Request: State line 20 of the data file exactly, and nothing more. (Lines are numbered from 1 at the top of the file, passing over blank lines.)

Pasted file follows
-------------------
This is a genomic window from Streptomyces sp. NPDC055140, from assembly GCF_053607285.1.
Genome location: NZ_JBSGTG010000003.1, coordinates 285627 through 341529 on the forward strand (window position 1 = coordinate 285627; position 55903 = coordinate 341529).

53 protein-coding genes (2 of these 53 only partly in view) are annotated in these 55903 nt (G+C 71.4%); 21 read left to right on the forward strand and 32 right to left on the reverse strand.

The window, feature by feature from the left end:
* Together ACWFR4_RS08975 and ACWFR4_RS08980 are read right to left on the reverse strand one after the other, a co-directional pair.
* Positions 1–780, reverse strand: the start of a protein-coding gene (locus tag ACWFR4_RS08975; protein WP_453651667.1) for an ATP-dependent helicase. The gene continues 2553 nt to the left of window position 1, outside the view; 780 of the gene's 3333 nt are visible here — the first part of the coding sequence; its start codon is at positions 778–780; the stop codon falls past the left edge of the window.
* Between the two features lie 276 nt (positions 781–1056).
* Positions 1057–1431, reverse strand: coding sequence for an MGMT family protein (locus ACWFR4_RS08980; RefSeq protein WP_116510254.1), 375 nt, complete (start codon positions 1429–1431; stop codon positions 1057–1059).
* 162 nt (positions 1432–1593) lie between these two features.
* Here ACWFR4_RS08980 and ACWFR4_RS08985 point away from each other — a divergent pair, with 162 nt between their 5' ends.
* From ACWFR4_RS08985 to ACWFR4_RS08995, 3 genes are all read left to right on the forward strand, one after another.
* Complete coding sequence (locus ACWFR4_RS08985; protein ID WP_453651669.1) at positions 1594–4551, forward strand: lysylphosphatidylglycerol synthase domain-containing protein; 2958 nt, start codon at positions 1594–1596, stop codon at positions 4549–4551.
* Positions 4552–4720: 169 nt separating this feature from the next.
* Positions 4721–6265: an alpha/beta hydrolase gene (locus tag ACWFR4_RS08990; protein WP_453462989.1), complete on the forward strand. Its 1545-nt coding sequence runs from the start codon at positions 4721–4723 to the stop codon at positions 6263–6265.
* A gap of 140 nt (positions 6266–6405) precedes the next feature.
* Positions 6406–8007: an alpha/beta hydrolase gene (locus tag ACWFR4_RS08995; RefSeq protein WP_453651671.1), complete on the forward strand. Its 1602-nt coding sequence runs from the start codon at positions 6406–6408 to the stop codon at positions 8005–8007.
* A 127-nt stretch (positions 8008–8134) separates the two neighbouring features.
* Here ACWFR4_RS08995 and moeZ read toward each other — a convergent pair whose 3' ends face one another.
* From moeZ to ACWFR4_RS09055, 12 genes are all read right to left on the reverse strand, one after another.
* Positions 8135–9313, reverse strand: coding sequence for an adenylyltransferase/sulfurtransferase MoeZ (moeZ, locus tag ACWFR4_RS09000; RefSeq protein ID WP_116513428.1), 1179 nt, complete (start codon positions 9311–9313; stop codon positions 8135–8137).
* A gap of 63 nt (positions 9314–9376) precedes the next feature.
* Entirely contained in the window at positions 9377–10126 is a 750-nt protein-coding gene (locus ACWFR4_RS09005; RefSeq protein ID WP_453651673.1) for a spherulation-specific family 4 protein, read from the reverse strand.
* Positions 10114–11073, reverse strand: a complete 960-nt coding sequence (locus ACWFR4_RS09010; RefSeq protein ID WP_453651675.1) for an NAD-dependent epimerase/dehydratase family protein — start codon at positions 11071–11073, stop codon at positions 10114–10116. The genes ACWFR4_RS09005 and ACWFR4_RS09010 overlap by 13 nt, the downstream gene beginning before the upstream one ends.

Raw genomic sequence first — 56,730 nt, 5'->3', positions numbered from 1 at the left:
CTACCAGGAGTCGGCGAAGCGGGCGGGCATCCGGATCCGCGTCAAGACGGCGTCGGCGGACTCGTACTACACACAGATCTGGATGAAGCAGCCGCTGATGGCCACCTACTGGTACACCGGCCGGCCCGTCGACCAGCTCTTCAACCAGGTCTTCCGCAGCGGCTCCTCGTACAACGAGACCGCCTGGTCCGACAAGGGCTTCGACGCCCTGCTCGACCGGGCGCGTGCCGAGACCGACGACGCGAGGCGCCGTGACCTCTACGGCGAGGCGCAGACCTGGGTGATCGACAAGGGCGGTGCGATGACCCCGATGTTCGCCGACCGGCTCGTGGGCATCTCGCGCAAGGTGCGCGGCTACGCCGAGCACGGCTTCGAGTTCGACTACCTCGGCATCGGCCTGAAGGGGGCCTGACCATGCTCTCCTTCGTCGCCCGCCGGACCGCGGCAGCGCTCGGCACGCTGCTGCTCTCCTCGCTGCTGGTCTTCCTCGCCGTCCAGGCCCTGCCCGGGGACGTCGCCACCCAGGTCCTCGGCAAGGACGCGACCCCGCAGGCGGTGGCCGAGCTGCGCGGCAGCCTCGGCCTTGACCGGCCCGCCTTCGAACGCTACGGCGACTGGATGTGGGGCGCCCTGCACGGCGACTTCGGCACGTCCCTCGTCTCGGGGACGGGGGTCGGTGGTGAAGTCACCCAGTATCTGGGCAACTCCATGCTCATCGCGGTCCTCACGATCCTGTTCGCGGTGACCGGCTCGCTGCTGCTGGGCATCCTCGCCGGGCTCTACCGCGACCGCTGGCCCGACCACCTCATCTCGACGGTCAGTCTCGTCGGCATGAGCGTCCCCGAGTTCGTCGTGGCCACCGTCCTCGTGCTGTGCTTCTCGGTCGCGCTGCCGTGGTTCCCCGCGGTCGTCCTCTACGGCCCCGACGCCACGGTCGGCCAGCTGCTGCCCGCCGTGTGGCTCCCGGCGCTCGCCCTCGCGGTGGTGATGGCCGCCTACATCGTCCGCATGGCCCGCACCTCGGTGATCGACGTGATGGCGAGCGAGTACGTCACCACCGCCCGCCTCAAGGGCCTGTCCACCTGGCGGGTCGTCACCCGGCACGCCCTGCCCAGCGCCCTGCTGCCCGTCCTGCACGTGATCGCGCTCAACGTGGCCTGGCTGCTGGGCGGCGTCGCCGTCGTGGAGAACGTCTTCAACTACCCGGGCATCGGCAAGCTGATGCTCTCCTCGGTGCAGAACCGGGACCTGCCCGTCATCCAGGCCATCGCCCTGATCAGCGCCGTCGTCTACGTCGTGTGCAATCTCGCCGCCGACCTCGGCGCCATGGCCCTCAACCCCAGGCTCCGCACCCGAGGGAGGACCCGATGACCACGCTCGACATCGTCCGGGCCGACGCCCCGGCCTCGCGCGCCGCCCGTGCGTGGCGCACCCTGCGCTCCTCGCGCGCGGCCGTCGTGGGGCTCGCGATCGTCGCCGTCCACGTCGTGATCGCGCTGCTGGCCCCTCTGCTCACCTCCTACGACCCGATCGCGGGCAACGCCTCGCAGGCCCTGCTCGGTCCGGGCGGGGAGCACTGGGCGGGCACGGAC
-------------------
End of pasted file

* Positions 8135–9313, reverse strand: coding sequence for an adenylyltransferase/sulfurtransferase MoeZ (moeZ, locus tag ACWFR4_RS09000; RefSeq protein ID WP_116513428.1), 1179 nt, complete (start codon positions 9311–9313; stop codon positions 8135–8137).